From Florence, the first stop is Pontassieve, a junction of great importance, so much so that in the second half of the 14th century, it evolved from a simple village, in the 'terra sive castri Sancti Angeli' into one of the military cornerstones of the Florentine state. The road starts in the town of San Pier Maggiore and proceeds parallel with the flow of the Arno. It follows the periurban plebeian of San Giovanni Battista in Remole, whose people were not, by chance, distributed along a strip of territory that developed longitudinally following the Arno precisely. The route was marked by the people whose churches were suffragans of the parish (Terenzano, Compiobbi, San Donato a Torri, Le Sieci). From the same parish church of Remole, you come, shortly after, to Sant'Angelo di Sieve (Pontassieve).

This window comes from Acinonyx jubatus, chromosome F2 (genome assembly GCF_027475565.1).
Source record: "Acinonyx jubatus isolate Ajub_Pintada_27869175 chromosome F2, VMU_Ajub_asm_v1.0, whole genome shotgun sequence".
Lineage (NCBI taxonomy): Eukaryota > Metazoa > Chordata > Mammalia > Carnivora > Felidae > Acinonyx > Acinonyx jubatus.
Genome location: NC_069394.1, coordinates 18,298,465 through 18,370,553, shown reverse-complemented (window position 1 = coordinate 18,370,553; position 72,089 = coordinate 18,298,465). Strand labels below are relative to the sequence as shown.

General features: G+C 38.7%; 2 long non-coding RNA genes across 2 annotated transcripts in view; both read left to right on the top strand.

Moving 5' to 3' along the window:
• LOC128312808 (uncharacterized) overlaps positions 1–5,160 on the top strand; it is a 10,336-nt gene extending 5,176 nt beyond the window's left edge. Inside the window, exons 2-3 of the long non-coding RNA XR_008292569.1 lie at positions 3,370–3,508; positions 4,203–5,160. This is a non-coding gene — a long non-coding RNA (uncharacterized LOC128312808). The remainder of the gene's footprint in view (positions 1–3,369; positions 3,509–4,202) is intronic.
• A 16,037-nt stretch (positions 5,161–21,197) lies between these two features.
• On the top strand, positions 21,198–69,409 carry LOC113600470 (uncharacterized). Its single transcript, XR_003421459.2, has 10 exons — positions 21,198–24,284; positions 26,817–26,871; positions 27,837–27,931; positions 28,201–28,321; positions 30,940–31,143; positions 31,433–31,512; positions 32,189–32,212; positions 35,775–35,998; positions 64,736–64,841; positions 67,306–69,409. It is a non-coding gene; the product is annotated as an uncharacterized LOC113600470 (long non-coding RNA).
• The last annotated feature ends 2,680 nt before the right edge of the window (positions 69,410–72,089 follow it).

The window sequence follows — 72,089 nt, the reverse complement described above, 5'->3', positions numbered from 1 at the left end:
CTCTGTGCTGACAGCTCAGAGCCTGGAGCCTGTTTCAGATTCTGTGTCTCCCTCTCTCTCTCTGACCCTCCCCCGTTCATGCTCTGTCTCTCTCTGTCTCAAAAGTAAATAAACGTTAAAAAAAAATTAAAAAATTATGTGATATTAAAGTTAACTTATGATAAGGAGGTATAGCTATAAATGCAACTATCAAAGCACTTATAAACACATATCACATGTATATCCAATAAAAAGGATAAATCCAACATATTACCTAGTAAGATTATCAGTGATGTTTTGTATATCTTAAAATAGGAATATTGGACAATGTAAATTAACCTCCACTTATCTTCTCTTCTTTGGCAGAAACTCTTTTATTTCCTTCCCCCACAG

As soon as you cross the Sieve, along the Medici bridge built in 1555, the path veers right up the lower course of the main tributary of the Arno to Dicomano, continuing towards the abbey of San Godenzo. It was the trans-Apennine paths which, following the Alpe di San Benedetto, arrived in Romagna, a route that over the centuries moved travelers and goods, but not pilgrims, who preferred the Alpe di Serra road, a Romipetus route that surpassed the Apennines, in the Casentino area, and which had the undoubted advantage of leading them directly to Rome.